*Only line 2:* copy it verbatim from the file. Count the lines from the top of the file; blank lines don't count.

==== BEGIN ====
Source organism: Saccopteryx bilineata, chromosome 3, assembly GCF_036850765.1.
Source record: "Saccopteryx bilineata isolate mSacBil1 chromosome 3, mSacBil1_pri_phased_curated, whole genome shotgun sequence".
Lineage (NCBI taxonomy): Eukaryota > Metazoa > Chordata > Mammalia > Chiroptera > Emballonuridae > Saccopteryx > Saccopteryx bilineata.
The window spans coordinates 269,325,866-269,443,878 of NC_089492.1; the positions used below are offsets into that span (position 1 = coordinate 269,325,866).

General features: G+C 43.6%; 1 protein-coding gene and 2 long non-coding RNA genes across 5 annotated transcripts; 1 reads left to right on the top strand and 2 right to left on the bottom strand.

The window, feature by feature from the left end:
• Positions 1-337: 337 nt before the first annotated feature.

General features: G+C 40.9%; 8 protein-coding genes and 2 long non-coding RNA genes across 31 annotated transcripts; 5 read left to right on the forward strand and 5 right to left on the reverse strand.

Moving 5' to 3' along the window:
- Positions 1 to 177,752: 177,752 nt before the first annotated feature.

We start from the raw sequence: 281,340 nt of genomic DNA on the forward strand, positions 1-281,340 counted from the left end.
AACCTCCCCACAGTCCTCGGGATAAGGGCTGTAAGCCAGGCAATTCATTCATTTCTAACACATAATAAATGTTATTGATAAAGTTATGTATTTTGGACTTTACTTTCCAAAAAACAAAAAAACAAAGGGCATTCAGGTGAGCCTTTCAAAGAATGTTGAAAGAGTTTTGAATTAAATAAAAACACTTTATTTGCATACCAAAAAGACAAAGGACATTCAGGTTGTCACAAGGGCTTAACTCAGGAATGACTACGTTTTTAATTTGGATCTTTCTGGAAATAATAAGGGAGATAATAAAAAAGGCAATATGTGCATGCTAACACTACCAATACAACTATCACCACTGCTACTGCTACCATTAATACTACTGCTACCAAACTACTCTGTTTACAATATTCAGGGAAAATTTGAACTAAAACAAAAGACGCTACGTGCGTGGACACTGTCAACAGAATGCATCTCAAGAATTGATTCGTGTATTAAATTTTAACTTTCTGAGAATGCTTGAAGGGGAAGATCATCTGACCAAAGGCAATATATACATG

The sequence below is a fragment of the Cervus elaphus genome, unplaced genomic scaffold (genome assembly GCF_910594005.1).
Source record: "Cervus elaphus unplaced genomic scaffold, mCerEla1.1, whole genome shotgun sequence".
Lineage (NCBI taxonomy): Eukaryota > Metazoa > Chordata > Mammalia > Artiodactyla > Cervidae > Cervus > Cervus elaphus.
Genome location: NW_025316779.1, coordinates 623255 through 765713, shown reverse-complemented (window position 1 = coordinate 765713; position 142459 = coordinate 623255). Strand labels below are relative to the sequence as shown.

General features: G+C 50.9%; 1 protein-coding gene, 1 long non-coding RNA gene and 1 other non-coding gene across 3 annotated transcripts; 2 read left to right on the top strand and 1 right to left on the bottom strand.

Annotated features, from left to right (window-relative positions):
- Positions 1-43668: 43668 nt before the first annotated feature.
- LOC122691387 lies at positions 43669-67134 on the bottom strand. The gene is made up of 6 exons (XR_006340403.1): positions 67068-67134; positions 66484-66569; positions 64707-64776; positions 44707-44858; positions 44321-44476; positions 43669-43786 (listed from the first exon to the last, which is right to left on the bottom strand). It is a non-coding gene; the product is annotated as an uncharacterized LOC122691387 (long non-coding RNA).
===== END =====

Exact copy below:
Source record: "Saccopteryx bilineata isolate mSacBil1 chromosome 3, mSacBil1_pri_phased_curated, whole genome shotgun sequence".